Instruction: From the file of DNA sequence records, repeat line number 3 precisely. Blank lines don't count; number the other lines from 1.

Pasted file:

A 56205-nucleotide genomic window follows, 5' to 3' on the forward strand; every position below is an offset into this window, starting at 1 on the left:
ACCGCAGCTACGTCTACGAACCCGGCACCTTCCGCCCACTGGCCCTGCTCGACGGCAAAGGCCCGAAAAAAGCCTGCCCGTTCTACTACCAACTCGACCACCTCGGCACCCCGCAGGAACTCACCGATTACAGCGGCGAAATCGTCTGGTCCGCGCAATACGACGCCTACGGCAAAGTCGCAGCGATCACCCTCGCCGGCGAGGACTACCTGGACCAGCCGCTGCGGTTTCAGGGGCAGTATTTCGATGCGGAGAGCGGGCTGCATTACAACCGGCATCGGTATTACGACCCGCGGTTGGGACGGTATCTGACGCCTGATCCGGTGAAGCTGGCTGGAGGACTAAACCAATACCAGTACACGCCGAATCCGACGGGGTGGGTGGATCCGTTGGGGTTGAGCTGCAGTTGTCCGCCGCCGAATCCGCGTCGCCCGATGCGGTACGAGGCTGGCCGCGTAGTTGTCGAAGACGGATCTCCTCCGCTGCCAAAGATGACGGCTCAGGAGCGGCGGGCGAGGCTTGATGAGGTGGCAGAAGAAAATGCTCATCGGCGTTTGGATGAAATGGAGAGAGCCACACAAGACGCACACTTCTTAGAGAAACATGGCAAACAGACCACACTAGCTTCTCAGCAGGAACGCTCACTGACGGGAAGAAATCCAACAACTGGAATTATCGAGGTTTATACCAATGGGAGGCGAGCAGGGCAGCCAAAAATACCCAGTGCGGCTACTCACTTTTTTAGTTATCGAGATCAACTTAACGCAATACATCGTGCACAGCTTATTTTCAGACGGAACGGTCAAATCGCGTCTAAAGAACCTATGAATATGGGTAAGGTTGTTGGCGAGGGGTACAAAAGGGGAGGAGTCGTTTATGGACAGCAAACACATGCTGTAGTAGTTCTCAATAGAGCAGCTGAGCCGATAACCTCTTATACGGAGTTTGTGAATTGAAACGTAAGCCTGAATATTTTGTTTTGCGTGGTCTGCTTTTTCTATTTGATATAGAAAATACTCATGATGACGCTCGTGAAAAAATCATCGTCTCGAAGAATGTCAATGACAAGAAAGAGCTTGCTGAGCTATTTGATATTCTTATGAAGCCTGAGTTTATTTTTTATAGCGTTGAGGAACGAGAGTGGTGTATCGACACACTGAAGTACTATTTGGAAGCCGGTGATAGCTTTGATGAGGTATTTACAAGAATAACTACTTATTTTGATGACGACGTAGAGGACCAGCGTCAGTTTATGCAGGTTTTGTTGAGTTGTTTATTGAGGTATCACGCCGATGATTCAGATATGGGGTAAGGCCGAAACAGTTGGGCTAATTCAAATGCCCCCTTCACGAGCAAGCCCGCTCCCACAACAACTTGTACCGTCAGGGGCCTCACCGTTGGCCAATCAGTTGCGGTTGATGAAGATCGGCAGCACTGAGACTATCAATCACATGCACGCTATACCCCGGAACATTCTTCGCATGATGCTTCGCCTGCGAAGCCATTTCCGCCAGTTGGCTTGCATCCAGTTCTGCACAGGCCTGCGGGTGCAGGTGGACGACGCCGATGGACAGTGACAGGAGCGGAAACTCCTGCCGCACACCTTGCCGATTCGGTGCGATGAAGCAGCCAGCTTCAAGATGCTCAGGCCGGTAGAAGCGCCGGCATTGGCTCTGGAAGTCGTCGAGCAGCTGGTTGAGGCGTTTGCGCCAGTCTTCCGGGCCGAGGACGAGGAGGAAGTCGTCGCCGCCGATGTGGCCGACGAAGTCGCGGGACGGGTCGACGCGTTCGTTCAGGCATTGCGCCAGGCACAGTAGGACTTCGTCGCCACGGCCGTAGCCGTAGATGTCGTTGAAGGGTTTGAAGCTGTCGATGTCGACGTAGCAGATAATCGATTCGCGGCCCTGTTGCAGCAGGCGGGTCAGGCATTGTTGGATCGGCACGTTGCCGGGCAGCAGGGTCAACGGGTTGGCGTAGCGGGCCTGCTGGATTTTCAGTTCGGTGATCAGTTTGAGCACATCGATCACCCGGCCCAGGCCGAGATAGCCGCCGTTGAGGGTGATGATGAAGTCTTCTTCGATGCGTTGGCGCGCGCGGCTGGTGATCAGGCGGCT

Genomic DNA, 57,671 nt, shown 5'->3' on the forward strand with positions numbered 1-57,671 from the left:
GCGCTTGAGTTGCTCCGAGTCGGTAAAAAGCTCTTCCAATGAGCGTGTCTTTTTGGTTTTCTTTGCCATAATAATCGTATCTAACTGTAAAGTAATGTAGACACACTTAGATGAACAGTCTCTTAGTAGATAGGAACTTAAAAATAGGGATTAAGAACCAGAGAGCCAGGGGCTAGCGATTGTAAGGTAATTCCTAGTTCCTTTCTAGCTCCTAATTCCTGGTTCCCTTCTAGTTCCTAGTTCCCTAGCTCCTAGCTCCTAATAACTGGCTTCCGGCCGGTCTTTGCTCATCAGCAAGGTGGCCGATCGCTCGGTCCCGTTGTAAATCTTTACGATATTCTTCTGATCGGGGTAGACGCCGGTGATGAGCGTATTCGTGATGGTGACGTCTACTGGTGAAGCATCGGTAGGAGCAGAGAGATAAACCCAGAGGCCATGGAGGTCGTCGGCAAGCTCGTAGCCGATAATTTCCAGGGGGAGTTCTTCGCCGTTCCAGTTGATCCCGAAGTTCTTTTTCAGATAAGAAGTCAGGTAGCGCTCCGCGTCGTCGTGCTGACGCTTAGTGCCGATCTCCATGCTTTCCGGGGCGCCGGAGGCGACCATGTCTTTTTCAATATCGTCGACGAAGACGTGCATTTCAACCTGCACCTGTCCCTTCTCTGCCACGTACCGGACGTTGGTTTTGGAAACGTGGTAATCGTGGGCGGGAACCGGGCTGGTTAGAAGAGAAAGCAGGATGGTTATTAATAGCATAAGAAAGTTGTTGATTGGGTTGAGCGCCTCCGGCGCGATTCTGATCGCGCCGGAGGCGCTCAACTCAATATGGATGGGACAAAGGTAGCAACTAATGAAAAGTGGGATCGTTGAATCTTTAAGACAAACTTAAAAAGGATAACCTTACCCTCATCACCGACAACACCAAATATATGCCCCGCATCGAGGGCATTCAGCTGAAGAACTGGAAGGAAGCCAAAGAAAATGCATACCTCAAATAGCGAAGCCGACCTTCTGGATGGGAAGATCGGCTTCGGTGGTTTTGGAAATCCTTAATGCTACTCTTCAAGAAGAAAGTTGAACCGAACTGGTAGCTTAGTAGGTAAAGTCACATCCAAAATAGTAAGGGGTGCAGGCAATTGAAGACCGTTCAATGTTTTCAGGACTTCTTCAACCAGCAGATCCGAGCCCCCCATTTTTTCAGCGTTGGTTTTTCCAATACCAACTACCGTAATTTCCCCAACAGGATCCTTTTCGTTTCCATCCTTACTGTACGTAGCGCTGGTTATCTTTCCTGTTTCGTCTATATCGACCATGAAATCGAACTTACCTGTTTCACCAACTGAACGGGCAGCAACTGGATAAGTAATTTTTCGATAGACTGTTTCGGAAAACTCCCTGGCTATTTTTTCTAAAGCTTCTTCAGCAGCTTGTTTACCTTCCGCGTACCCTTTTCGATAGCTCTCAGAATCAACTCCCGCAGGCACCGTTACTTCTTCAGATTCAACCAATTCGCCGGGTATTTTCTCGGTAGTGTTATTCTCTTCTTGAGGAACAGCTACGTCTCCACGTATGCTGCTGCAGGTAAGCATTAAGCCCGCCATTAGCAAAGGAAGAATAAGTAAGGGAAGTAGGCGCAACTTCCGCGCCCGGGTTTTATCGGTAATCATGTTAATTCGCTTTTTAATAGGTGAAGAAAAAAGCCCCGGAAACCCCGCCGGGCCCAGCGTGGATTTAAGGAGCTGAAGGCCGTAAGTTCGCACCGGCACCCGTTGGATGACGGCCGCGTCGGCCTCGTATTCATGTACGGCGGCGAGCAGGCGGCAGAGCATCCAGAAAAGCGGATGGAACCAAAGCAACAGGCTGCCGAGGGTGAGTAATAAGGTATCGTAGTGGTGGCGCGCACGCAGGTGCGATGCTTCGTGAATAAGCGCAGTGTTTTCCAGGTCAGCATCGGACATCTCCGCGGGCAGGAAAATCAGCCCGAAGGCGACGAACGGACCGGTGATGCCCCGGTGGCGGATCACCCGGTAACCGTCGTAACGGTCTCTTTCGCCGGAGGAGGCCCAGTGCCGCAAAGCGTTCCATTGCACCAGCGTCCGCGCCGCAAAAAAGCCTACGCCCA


Genomic DNA, 57,671 nt, shown 5'->3' on the forward strand with positions numbered 1-57,671 from the left: